Every day she wonders whether, when he arrives, she will deign to see him or not, and decides the issue firmly one way; and then firmly the other way hours later. These twice-daily final resolutions give her a sense of accomplishment, of progress, of newness and rebirth that charms with the endless and endlessly delayed promise of the festival. And there is a joy, like opening a present, to start reconsidering the issue, the interminable nostalgia of Peng, the next morning, or after the lunchtime nap.

Once, thankfully, almost by sleight of hand, she escapes to the lake park with her friend Yuli. Tingting’s mother is subsumed with an aunt in the kitchen-cooking crackle and her father is at a banquet (her father has always been at a banquet; it is his habitat); she is not missed. Yuli rewards her with news.

Yuli has been recently engaged to be married to the manager of a factory that manufactures the machines that make sewage pipes. “No one makes them anywhere else, anymore” exclaims Yuli, proud-embarrassed-humble, “It’s practically a monopoly.” They are young and it seems like the market situation of sewage pipe manufacturing machines will continue unchanged forever. Tingting wishes Yuli luck and happiness. She will try to be there for the wedding. She does not inquire but Yuli volunteers that the factory town where she will live, where they make the machines, does not especially smell. Why would it?

Yuli’s forever future established, admired, and discarded, they round the manmade lake and sit on a bench of the concrete pavilion with the crude plastic dragons on the eaves, and Yuli extrudes the crumbly little haw roundlets that Tingting does not know she has been missing. As they fall to pieces in her mouth, Tingting realizes that she had thought them gone forever, one more feature snuffed out by progress, by development, by the march towards special characteristics, one does not quite know of what. She feels guilty for almost having missed them.

Meanwhile, Yuli shows Tingting some tricks about how not to breathe too deeply when outside. The air pollution is better than in the north, but still one has to be artful, one must take care if one has just arrived from abroad; she has read so online. A school of carp has been collecting nearby them, and against coins they grind feed from a machine and watch the carps nip one another for the treats. They stretch and move on; the girls try to keep talking, but any depth of conversation is rendered impossible by the spectacle of the cloud of hungry carp now following the girls along the riverbank. Tingting asks whether the carp would eat Yuli if she fell in and Yuli says it is more dangerous for Tingting because she is sweeter. Tingting answers that they will both taste of haw.

They do not talk about boys because it is only three days to New Year and everybody has come to air their children in stuffed jackets and so they could be too easily overheard. Yangang has a population of 1.1 million, but somehow everybody is a cousin, a classmate, or a hybrid of the two. The park children clamour for candied fruits; a migrant sells rooster with glowing green eyes that will, if you do not suppress it, crow for a full minute.

Already!— the round of New Year’s visits. The women cook all day and the men smoke and eat sunflower seeds and young people sit in the other room and play on their phones or watch replays of the patriotic highlights and homages to mothers and soldiers from the New Year’s Gala. Then they eat, always too much, religiously too much. The parents sit on the furniture, in the half-dark, and discuss the marriageability, job prospects, and weights of one another’s progeny. Tingting has been to France and come back, they think, with some kind of degree, or certificate; they grant her leeway. At least France is not a country that makes fat. But in a month of her two her immunity will wear off. One or two of the aunts is preparing a comment, perhaps for next year, about how the make-up can no longer quite mask the crow’s-eye, the droop. Twenty-six in autumn.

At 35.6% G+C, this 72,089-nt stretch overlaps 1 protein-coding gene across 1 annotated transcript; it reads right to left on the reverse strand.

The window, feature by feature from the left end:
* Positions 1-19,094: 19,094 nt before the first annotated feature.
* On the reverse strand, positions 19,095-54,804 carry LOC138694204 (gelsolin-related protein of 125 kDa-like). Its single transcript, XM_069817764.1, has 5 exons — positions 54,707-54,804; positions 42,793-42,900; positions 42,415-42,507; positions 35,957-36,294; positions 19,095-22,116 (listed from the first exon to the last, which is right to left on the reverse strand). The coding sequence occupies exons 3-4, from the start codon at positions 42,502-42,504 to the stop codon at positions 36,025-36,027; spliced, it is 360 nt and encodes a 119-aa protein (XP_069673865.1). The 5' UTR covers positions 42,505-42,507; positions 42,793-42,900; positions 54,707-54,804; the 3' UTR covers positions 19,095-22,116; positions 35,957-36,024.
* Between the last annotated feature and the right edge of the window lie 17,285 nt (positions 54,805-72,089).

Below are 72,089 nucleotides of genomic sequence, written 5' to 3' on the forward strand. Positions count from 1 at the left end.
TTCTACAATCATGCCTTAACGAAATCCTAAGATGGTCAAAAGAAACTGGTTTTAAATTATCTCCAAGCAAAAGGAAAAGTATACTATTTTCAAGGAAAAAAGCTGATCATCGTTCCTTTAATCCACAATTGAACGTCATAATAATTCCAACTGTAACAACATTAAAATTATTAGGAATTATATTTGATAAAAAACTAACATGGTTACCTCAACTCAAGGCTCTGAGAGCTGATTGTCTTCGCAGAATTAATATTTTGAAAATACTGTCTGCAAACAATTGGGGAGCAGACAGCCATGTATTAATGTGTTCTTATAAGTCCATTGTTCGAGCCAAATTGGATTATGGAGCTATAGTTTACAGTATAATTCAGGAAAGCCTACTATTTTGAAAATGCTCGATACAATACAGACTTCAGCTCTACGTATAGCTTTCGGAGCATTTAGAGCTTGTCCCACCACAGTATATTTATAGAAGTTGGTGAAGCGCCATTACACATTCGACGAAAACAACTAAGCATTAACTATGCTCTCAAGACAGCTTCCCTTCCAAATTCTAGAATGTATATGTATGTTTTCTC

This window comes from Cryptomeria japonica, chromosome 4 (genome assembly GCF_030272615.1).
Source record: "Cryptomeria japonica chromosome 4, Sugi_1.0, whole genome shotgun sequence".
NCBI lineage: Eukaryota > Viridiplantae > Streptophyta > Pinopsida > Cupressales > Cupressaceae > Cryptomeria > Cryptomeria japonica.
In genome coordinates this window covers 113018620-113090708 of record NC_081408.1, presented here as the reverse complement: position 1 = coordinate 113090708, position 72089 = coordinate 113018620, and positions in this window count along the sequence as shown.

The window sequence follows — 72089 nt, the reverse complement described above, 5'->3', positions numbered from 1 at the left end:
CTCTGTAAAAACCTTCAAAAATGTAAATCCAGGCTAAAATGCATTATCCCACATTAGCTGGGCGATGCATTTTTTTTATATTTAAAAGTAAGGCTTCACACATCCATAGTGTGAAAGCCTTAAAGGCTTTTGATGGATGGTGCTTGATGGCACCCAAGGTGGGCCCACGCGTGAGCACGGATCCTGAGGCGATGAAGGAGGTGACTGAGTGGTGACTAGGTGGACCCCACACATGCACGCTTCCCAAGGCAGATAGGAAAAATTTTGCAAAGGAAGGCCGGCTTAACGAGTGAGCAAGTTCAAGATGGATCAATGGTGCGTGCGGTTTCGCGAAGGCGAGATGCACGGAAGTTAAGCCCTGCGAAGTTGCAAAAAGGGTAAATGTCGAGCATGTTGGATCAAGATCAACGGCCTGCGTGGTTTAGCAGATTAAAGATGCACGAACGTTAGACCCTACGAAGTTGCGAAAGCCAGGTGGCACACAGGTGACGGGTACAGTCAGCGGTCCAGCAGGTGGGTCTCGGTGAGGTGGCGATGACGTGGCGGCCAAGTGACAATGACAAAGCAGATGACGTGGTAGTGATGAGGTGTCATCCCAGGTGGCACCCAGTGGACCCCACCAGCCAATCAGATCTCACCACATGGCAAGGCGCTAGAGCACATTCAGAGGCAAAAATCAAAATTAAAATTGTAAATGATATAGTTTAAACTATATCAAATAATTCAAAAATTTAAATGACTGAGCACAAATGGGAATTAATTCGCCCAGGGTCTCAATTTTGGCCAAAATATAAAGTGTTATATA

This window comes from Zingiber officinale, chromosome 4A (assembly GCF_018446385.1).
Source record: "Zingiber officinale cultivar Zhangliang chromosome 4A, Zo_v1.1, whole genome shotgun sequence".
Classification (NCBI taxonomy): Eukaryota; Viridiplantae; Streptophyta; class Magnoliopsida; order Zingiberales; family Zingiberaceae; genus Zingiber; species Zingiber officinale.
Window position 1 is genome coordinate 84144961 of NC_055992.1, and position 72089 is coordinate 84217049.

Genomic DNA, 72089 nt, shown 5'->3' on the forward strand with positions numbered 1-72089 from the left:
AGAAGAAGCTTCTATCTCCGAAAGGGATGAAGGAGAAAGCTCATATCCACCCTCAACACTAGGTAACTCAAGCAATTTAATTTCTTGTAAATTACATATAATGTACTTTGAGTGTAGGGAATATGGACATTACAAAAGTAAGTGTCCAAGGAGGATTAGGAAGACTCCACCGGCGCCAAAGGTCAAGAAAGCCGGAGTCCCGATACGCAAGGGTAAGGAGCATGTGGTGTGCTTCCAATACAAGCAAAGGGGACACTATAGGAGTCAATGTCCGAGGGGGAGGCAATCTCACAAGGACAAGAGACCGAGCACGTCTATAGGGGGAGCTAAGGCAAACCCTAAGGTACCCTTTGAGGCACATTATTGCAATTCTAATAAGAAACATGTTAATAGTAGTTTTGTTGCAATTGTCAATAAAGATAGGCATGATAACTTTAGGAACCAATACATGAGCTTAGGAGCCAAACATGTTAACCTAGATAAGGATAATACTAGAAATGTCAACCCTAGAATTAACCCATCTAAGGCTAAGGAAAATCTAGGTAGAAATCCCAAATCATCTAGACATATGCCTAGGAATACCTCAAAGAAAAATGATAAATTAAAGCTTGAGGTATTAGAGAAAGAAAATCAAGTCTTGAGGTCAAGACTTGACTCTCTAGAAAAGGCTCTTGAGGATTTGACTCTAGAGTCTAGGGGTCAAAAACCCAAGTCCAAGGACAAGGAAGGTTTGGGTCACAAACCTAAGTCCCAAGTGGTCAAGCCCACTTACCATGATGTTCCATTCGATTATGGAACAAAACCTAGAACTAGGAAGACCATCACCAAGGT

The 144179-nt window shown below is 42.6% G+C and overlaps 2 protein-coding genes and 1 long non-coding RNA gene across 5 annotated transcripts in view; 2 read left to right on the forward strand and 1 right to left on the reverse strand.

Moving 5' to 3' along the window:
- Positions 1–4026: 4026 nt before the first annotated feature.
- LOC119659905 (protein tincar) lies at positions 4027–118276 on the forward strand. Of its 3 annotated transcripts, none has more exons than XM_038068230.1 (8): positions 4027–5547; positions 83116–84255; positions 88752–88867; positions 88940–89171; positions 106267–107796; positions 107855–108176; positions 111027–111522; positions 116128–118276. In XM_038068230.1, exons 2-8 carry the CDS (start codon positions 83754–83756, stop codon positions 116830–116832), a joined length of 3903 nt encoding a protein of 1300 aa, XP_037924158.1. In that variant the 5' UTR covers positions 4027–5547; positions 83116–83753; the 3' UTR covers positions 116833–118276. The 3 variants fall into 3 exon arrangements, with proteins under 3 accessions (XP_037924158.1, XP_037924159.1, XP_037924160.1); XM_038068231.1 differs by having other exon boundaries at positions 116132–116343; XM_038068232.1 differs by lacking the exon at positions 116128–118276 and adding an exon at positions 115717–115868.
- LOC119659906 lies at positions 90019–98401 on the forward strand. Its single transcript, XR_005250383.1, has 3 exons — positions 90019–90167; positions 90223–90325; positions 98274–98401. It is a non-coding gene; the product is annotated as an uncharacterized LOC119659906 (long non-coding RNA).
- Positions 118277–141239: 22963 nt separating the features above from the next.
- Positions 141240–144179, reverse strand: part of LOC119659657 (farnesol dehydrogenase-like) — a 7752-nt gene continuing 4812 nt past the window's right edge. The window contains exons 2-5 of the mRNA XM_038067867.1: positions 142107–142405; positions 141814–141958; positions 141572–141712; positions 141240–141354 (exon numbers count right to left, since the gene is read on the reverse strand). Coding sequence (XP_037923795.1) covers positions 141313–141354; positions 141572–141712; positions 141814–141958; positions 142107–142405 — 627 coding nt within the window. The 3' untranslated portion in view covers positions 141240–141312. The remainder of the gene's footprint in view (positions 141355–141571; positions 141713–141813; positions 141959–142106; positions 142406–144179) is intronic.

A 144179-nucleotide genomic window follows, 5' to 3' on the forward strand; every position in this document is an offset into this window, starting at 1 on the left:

New Year’s brings the man. The first time she meets Peng again, they arrange to go to the bakery that Koreans have opened, with the stickers of the Eiffel tower on the coffee-bean wallpaper. He knows the chain from Shanghai; he has familiar objects to order. Tingting doesn’t bother saying that it is not like in France; it is understood. But it is the most Parisian thing Yangang has to offer, and Peng was polite to pay this homage.

Their conversation is awkward, tetchy. They ask about each other’s parents, but everybody is fine, there is so little say. Peng’s cousin is to be married. Yuli is to be married. Quiet girls in their class that they didn’t know or like are to be married.

But then, in a pinch, it turns out that Tingting’s aunt is sick; it is a serious disease, not as serious as cancer, but she has forgotten the name. Oh yes it is chronic obstructive pulmonary disease. Tingting has not forgotten after all. The aunt lives on the fifth floor, and wheezes on the stairs. Peng is surprised to learn from Tingting that French apartments on the fifth-floor might also have no elevator, or only a very small one. Tingting remarks, a little professionally, that is not clear whether the aunt will have to be moved. The air in the countryside is also no longer, etc.

Peng attempts a joke about everyone having to move, by which he means to hint at mortality, which ought to come back to age and therefore love, but Tingting understands him to mean that all the buildings are always being torn down and that he is alluding to his relative security in his Shanghai apartment, which is only seven years old. A three-legged dog passes the window and they agree that it is to be pitied.